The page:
- Negev trip: We took several long trips this year, and none as interesting, exciting and fun as our weeklong trip to the Negev and Eilat. We visited Timna National Park, one of the most wondrous places I've ever been; slept in a Bedouin tent village; rode camels; hiked Ein Avdat, with its harrowing trails; toured Sde Boker, the burial place of Ben Gurion; drove through Mitzpeh Ramon with breathtaking views and colorful sand; and of course stayed in Eilat, one of the most gorgeous and fun places on Earth. We snorkeled, took an underwater boat ride through coral reefs, ate amazing meals, and celebrated Hanukkah each night, lighting candles at various sites that we visited and in our hotels.
- Trip up North: The week before Pesach, we went North to the Upper Galilee. These were some of the most gorgeous hikes I've ever experienced. My favorite was Tel Dan, which I liked even more than the most popular Banas. We visited Fort Nimrod, Mount Hermon, and many other beautiful natural wonders.
- Yehuda Poliker and David Broza concerts: These two artists have been among my favorite lifetime musicians. We had the good fortune of seeing Poliker at the intimate Zappa club where we set 2 meters from the stage and listened to almost three hours of him belting out old favorites while I and the rest of the crowd sang along. Yom Shishi At Yoda'at was unbelievable, and I got goose bumps during Kshetigdal. We then saw David Broza in concert with the Israel Philharmanic at the new Cultural Center auditorium downtown by the Opera building. A memorable evening.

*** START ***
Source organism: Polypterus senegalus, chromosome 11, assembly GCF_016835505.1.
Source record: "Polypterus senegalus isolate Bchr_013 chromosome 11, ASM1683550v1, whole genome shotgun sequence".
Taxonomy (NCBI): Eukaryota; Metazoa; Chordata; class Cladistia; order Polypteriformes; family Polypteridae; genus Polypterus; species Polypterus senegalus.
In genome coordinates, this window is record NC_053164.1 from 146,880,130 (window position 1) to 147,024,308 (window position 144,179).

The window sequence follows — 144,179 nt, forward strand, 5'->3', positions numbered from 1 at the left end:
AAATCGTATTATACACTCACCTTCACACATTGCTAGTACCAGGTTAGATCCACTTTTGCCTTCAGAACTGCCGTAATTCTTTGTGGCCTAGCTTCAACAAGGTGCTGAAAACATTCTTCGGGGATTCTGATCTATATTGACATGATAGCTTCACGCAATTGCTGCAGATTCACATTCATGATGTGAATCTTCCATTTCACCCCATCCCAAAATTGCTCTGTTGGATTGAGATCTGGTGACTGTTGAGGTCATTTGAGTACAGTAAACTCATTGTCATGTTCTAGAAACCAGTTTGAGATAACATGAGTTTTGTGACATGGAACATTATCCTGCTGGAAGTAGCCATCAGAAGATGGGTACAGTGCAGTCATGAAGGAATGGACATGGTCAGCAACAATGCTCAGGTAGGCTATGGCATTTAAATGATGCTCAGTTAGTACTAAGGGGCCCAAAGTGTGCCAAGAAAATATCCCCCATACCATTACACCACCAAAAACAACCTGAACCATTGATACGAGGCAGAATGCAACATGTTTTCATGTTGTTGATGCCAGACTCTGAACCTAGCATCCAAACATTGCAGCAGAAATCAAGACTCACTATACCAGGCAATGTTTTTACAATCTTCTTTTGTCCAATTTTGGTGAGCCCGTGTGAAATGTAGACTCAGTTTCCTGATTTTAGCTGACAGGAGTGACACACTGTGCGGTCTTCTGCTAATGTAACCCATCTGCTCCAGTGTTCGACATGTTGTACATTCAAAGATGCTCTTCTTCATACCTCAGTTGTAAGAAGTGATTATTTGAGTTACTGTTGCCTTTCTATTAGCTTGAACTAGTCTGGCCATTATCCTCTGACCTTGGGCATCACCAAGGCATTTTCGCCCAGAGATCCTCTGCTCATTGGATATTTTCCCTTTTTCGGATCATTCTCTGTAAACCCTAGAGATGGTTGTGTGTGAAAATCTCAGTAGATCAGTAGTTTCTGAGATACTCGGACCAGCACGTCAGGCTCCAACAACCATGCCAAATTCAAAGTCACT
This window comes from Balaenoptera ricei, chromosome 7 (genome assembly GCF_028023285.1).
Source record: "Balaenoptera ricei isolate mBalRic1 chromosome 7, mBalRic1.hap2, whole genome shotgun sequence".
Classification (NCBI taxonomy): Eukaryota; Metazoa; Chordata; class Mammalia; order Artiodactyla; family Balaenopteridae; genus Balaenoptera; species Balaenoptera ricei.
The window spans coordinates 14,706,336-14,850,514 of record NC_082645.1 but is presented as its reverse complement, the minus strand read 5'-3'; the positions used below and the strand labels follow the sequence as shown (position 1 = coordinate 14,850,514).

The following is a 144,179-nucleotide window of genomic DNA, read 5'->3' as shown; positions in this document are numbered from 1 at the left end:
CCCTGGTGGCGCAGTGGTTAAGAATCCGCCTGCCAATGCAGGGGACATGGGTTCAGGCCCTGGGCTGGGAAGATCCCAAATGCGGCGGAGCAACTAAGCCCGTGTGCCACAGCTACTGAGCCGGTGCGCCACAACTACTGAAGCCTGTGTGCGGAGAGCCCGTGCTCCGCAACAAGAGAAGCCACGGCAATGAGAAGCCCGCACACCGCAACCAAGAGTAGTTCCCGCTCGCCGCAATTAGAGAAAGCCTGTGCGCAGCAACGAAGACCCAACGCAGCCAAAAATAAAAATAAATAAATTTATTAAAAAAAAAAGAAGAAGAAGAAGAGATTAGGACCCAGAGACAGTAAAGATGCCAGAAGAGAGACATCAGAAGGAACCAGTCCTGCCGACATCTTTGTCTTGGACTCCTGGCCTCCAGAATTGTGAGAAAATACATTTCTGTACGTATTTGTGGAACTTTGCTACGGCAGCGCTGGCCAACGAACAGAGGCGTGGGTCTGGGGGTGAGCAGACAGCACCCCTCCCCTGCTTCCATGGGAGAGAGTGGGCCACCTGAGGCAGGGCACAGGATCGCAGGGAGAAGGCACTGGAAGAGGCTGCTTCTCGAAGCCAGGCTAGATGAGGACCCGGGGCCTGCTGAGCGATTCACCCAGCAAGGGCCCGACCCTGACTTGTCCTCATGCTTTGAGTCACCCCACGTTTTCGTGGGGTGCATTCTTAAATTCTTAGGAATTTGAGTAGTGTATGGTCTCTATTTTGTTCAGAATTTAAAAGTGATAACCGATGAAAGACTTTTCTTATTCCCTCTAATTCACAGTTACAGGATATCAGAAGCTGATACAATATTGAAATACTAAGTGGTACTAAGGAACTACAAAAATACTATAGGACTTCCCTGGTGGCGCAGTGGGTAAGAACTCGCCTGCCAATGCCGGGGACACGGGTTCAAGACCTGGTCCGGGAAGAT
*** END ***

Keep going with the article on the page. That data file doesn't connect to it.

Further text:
- Ari's Bar Mitzvah: My newphew had his Bar Mitzvah at the Kotel. My entire family except for Tova's branch came to Jerusalem, and we spend several days together wining, dining and celebrating in honor of Ari. Then, my sister Rachel and her family stayed in Tel Aviv for a week, and we got to spend a lot of time with them.
- Receiving visitors: One of the mot enjoyable aspects of living in Israel is that many of our friends visited. Getting together in Israel is particularly special. I enjoyed spending time here with the Bellovins, Blavits, Getz, Whitemans, Malkin, Boneh, Leshinskys, Glazer, Greenberg, the Fortify gang, Jacob and Liz, and others as they came through Israel. The best part was spending six weeks with my parents. The kids really got to know their Bube and Zayde, and we enjoyed seeing them just about every day while they were here.